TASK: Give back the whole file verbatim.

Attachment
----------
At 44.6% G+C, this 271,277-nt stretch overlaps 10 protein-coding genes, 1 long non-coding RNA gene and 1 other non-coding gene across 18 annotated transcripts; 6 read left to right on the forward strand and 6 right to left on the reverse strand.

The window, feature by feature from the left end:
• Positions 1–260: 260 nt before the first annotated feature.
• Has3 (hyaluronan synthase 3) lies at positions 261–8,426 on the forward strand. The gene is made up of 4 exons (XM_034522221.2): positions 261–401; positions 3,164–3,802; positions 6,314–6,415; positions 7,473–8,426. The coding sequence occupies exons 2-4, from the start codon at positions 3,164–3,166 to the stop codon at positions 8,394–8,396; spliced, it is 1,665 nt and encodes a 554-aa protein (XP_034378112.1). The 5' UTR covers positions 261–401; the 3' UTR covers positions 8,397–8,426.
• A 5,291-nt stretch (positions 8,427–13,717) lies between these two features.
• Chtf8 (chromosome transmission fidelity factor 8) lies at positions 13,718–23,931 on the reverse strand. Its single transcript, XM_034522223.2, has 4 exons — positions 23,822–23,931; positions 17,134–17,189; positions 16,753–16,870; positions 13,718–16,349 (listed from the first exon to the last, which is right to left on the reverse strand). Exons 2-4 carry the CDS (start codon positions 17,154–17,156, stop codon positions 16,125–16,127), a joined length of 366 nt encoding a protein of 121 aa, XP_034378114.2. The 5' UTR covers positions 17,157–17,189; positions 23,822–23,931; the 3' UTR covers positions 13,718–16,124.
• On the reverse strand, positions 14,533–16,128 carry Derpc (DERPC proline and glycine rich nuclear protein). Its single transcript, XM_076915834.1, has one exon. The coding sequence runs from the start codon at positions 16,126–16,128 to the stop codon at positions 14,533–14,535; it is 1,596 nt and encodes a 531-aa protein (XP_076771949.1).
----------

At 44.6% G+C, this 271,277-nt stretch overlaps 10 protein-coding genes, 1 long non-coding RNA gene and 1 other non-coding gene across 18 annotated transcripts; 6 read left to right on the forward strand and 6 right to left on the reverse strand.

The window, feature by feature from the left end:
• Positions 1–260: 260 nt before the first annotated feature.
• Has3 (hyaluronan synthase 3) lies at positions 261–8,426 on the forward strand. The gene is made up of 4 exons (XM_034522221.2): positions 261–401; positions 3,164–3,802; positions 6,314–6,415; positions 7,473–8,426. The coding sequence occupies exons 2-4, from the start codon at positions 3,164–3,166 to the stop codon at positions 8,394–8,396; spliced, it is 1,665 nt and encodes a 554-aa protein (XP_034378112.1). The 5' UTR covers positions 261–401; the 3' UTR covers positions 8,397–8,426.
• A 5,291-nt stretch (positions 8,427–13,717) lies between these two features.
• Chtf8 (chromosome transmission fidelity factor 8) lies at positions 13,718–23,931 on the reverse strand. Its single transcript, XM_034522223.2, has 4 exons — positions 23,822–23,931; positions 17,134–17,189; positions 16,753–16,870; positions 13,718–16,349 (listed from the first exon to the last, which is right to left on the reverse strand). Exons 2-4 carry the CDS (start codon positions 17,154–17,156, stop codon positions 16,125–16,127), a joined length of 366 nt encoding a protein of 121 aa, XP_034378114.2. The 5' UTR covers positions 17,157–17,189; positions 23,822–23,931; the 3' UTR covers positions 13,718–16,124.
• On the reverse strand, positions 14,533–16,128 carry Derpc (DERPC proline and glycine rich nuclear protein). Its single transcript, XM_076915834.1, has one exon. The coding sequence runs from the start codon at positions 16,126–16,128 to the stop codon at positions 14,533–14,535; it is 1,596 nt and encodes a 531-aa protein (XP_076771949.1).